President’s team politicizes Benghazi
posted at 7:51 am on October 16, 2012 by Libby Sternberg
Three years ago this month, the picture above appeared in the media, accompanying an article about President Obama’s first trip to Dover Air Force Base as remains of soldiers killed in Afghanistan were returned to native soil. The story mentioned the president made the trip as he considered a new policy for the region. The New York Times swooned:
The trip was a symbolic one for Mr. Obama, given the gravity of his coming announcement of a new strategy for Afghanistan.
The ban on pictures of the war dead had been lifted, and many conservatives viewed his visit to Dover that fall as politically motivated. After all, there was no policy reason for going. And if he wished to console family members, he could have done so without photographers present. Several families of deceased soldiers declined to have their loved ones’ remains photographed for the visit and subsequent story.
This is the same president whose team is now accusing Republican presidential candidate Mitt Romney of politicizing the terrorist attack in Libya that killed an American ambassador and several other security and foreign service workers.
The sorrow experienced by family members of the deceased must be deep. The mother of a former Navy Seal killed in Benghazi has asked Romney to stop mentioning her son, a request he’s honored. She’s not a Romney supporter, and he did the right thing in dropping her brave son’s story from his campaign tales. Now, the ambassador’s father is also asking that his son’s death not to be politicized.
“It would really be abhorrent to make this into a campaign issue,” Jan Stevens, 77, said in a telephone interview from his home in Loomis, California, as he prepares for a memorial service for his son next week.
Jan Stevens, the article notes, is a registered Democrat, and surely one can understand how it would be particularly painful to have his son’s death become part of a political discussion that could hurt the candidate of the party he favors. But are these family feelings now becoming part of political talking points?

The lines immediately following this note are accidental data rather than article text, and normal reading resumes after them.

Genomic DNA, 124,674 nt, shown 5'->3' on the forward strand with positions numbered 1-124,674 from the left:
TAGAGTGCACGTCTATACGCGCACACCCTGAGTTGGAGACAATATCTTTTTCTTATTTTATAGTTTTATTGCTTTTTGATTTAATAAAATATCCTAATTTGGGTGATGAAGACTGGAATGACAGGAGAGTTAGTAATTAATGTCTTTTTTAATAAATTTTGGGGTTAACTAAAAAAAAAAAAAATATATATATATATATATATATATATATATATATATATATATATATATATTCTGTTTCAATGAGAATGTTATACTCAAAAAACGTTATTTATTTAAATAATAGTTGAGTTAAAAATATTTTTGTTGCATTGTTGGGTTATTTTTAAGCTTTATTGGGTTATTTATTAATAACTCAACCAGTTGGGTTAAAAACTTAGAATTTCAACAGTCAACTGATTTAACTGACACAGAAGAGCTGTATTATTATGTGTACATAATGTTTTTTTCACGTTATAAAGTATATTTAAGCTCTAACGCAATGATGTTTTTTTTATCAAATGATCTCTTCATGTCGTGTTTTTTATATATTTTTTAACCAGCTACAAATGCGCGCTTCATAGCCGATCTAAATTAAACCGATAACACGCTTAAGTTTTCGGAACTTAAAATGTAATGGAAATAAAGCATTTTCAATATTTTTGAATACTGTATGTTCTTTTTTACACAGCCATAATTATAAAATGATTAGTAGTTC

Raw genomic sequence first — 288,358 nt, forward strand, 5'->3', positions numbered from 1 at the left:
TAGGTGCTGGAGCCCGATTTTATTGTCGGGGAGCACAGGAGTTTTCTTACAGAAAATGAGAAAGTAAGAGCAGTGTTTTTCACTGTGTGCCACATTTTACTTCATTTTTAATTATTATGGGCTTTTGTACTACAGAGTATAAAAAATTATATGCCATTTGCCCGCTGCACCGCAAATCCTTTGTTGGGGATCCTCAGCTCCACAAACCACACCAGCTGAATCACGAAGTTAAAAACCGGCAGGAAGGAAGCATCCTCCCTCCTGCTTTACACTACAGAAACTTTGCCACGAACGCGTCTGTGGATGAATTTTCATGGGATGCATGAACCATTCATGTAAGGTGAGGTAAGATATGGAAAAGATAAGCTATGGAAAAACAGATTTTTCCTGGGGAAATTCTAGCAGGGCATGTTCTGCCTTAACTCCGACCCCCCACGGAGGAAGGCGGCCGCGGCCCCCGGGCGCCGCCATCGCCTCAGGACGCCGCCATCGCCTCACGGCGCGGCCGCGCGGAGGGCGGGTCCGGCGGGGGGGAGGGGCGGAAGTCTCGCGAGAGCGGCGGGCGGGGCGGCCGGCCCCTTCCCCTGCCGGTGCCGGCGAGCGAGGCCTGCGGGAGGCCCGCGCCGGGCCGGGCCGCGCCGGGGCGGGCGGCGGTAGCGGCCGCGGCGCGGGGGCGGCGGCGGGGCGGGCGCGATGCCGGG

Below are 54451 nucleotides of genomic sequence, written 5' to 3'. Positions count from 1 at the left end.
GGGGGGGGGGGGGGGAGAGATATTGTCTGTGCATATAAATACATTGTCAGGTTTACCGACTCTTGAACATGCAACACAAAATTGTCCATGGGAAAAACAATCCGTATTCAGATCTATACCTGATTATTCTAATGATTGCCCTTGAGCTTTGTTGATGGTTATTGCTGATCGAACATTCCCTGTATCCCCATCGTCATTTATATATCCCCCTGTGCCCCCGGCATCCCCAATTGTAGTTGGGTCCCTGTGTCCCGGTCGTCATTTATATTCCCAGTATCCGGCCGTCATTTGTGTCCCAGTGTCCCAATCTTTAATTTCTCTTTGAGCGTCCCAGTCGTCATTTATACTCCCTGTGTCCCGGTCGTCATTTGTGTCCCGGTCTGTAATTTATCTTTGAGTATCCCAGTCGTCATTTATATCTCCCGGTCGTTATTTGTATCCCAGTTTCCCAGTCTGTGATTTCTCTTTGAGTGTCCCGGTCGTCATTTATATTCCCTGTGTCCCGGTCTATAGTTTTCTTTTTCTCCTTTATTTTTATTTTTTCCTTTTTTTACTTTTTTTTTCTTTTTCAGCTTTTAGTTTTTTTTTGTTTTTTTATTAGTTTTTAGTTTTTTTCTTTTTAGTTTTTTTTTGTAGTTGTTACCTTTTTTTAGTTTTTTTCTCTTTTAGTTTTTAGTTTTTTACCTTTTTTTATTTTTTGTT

MSNBC’s Andrea Mitchell included Ambassador Stevens’s father’s request when she interviewed Virginia Republican Governor Bob McDonnell on Monday about the upcoming presidential debate and Romney’s attacks on the president regarding the Benghazi fiasco:
Let me just ask you quickly about the mother of Glen Daugherty, the former SEAL that was killed, and the father of Ambassador Stevens speaking to Bloomberg News and both saying please do not politicize the deaths of our sons. Do you think it should be off limits for the campaigns?
Here’s the clip (usual warning: MSNBC embeds an ad in it first):
Continuing with this theme, Obama campaign spokesman Robert Gibbs, on MSNBC’s Morning Joe today, also noted Mr. Stevens’s request that his son’s death not be politicized.
The pain of the grieving families should not, of course, be dismissed. But neither should it be used as a political talking point by an administration unwilling to be completely forthcoming.
All of this led me to ponder: Will this be the president’s way of addressing the Benghazi issue during the debate? Will he try to shame Romney for allegedly politicizing the deaths of brave Americans? Will the president stoop so low as to hide behind the grief of deeply mourning parents?
If so, let’s hope the Romney team doesn’t flinch. Unlike the president’s visit to Dover three years ago this month, the discussion of the terrorist attack in Benghazi has legitimate implications for future policy—both military and diplomatic.
Broader still, it has implications for the president’s overall management style. Is he such a hands-off manager that he lets those pesky security types operate without his direct supervision or even knowledge of their activities, feeling comfortable enough to run off to a fundraiser the day after the murder of a US Ambassador?
Secretary of State Hillary Clinton is now taking responsibility—to a degree—for the weak Benghazi security. The State Department, she says, is ultimately responsible for security matters at embassies and consulates, and it’s not an issue that rises to the level of the president or vice president’s attention. Of course, the Benghazi debacle isn’t just about security. Cleverly, her statement makes a pre-emptive strike against the “politicization” of the issue:
“I want to avoid some kind of political gotcha,” she added, noting that it is close to the election.
Sly wording, that. It makes those who ask questions appear as little more than craven opportunists.
The problem for the Obama team, however, is that politicians aren’t the only ones asking questions. Journalists are, too.
And some of those questions are actually about the president’s own possible politicization of the attack. Specifically, did he know it was not related to the offensive video about Mohammed when he sent UN Ambassador Susan Rice on multiple Sunday talk shows to say that it was? Did he and his team want the country to think that al Qaeda threats are in the “taken care of” column? Was he afraid that the truth would hurt his chances in November, tainting his team’s bumper-sticker claim that “Osama bin Laden is dead and GM is alive”?
As was demonstrated three years ago this month, the president isn’t above that kind of shameless politicization, even when families of those who’ve given their lives in service to their county are grieving.
Libby Sternberg is a novelist.